- Common storefront technology enables service providers to integrate their business processes and store fronts for monetizing their services more efficiently.
Implementing the SDP concept in the cloud can revolutionize the ecosystem for the smarter home. Cloud computing technology creates an ideal environment for an intelligent, highly efficient, and highly flexible utility approach to services in the network. At the hardware infrastructure level, cloud computing enables the flexible, dynamic and low-touch provisioning of resources to applications. The creation of virtual service images supports the easy life cycle management and deployment of services. Finally, standardized web services interfaces to the services enable the dynamic composition of individual services into flexible solutions in a plug-and-play mode.
The cloud for managing the consumer services can extend directly into the home. A services “clone” can directly interact with services in the network, in effect becoming part of the cloud. This clone can function as a limited local replica of some services, delivering control even in the case of a network failure. It can also ease the connection of home devices to the network by translating protocols and acting as traffic concentrator. The ability to adapt any type of network and application protocols increases the choice of devices and services for consumers.
Cloud technology, whether in the form of software as a service (SaaS) or infrastructure as a service (IaaS), improves service management by speeding up the time to market and lowering the management cost for service management, resource management and life cycle management. It reduces the resources cost by enabling more efficient allocation of fractional hardware resources to virtual service images. I think most value will come from business process as a service (BPaaS) form of cloud technology; one already finds a number of BPaaS provided by various services providers as independent service provider or as a value-added service to existing consumers.
Examples include surveillance services, medical monitoring services provided by some private clinics to elderly patients living alone at home, or entertainment services provided by TV program broadcasters.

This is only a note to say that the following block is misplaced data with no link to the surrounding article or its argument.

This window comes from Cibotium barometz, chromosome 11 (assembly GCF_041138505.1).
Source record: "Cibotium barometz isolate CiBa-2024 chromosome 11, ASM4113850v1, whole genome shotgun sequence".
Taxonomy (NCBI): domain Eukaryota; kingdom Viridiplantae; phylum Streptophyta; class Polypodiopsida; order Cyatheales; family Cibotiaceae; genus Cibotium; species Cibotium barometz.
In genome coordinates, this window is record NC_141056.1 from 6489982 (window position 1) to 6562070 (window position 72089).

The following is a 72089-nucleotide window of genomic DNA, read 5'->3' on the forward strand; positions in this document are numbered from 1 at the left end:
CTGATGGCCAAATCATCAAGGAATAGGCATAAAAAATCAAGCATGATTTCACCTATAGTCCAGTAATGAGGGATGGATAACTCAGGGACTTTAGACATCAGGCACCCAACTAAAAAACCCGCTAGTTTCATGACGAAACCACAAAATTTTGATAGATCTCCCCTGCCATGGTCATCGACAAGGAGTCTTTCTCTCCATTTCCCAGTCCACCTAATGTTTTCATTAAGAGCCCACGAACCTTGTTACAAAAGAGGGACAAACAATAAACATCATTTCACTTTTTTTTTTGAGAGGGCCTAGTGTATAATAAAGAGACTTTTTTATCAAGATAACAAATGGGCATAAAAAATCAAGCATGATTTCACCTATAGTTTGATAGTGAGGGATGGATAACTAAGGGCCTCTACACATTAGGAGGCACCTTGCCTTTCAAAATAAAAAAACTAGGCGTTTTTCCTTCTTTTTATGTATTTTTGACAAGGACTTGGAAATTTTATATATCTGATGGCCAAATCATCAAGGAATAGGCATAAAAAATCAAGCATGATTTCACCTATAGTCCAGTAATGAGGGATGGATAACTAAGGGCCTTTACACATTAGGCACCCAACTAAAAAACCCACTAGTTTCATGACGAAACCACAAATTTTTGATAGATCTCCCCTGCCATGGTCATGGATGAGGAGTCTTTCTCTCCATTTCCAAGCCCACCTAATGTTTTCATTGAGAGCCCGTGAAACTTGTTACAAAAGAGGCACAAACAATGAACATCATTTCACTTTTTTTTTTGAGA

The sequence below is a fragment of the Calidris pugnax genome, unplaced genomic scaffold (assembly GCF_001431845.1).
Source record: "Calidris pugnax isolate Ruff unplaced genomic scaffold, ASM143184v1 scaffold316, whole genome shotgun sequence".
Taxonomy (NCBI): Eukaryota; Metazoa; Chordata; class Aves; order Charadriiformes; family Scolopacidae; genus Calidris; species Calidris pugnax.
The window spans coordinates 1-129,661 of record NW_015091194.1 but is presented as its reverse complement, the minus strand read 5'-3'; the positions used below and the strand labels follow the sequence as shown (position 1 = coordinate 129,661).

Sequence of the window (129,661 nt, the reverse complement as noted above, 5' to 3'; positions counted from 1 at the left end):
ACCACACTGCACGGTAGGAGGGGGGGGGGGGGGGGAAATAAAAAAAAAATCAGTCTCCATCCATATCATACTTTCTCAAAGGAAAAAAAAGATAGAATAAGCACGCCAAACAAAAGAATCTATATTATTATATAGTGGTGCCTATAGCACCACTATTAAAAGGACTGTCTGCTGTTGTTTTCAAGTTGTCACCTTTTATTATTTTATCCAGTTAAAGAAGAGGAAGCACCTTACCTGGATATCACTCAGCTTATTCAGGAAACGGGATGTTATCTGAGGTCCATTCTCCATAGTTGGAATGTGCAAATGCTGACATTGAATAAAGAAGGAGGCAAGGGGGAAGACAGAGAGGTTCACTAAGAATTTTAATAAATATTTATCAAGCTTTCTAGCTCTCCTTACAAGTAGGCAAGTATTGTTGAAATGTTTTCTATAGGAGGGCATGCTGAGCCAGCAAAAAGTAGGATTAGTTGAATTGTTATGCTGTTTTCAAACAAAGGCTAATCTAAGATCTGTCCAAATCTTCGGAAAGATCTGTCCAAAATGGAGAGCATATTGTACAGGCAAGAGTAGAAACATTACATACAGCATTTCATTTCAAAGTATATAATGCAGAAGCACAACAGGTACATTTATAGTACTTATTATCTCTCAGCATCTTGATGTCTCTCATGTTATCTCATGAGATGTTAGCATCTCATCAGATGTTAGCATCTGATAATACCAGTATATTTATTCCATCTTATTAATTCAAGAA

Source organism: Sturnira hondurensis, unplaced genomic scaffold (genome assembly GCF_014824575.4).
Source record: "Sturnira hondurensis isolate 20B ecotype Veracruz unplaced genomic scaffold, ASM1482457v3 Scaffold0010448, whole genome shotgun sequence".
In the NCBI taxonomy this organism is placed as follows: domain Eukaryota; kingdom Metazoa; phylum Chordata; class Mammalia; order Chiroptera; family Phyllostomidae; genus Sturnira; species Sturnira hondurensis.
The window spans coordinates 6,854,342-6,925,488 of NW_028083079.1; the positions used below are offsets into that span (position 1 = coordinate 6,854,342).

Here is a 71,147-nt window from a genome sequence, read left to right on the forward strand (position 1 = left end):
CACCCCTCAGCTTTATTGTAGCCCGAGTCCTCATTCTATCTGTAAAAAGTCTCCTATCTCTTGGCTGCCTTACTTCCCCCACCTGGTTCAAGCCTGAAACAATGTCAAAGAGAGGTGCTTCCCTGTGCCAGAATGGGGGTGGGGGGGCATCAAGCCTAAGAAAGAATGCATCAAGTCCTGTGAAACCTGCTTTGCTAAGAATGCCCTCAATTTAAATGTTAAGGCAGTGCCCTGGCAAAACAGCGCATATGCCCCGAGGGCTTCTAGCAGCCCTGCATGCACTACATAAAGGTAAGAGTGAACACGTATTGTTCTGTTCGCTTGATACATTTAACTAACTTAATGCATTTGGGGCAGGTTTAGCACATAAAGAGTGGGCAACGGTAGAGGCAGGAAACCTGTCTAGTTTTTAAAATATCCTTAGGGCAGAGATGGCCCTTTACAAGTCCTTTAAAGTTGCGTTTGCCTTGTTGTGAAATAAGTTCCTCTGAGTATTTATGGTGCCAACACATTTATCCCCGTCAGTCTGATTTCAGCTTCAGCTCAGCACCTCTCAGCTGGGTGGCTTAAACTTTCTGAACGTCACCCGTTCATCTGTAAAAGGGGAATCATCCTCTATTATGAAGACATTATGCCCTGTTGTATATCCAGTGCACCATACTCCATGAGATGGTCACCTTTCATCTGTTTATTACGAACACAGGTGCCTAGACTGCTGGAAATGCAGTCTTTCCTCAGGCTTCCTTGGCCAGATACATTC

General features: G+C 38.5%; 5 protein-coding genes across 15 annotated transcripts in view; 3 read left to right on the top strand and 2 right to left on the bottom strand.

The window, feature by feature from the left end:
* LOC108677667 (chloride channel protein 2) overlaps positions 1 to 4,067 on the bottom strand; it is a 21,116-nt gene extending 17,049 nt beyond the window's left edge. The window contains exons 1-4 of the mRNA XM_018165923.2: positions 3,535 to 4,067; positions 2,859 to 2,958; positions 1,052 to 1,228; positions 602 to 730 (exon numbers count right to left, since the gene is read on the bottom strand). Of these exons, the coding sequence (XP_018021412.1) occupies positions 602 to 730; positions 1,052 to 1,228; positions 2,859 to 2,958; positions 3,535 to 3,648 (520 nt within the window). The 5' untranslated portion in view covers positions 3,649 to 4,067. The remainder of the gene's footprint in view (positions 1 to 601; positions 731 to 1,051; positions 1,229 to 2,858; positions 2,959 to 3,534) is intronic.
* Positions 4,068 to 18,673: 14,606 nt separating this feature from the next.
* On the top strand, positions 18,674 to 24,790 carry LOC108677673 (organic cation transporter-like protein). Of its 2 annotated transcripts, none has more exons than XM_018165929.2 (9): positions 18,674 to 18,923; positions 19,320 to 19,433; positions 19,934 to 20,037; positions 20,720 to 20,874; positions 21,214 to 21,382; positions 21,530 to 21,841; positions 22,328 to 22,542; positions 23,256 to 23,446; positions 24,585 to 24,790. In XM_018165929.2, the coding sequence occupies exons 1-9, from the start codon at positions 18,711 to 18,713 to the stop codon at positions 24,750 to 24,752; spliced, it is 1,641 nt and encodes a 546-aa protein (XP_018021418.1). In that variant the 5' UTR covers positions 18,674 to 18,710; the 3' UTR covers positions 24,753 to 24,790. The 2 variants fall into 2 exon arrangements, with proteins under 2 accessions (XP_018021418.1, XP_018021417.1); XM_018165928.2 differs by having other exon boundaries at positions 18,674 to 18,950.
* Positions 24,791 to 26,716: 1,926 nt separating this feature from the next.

Let’s explore the role of the cloud based entertainment services
In the entertainment industry, the cloud-based services provider model (broadband content services) is already creating major dynamic changes on the content delivery side, where instead of content sale, model is moving from discrete content sale to connected content services model. Alternatively, the interconnected smarter devices are changing the industry from discrete product model to the connected devices model. Today, consumers expect their content on any screen, any device.
Yes, although the cloud and smarter devices help content to be accessible on any screen and device, and be economical, scalable, and secure, the industry standards are equally important. There are new standards such as Hybrid Broadcast Broadband TV (HbbTV), which are trying to create an open and business-neutral technology platform that seamlessly combines TV services delivered by broadcast with services delivered by broadband, and also enables access to Internet-only services for consumers using connected TVs and set-top boxes. The HbbTV specification is based on existing standards and web technologies including Open IPTV Forum (OIPF), CEA, DVB, and W3C. The HbbTV standard provides the features and functionality required to deliver feature-rich broadcast and Internet services.
Yes, the cloud is indeed an enabler for the smarter home as it takes care of the highly fluctuating computing needs; it provides flexible service management, and enables remote access and real-time monitoring of the cloud-based services. To meet the consumer expectations of the smarter home, continued development of industry standards is important; and the good news is, the various industry participants are working hard to develop required standards. I think in next year or two, Internet of things will be a normal way of life because today’s Internet of people and cloud technology will play a key enablement role.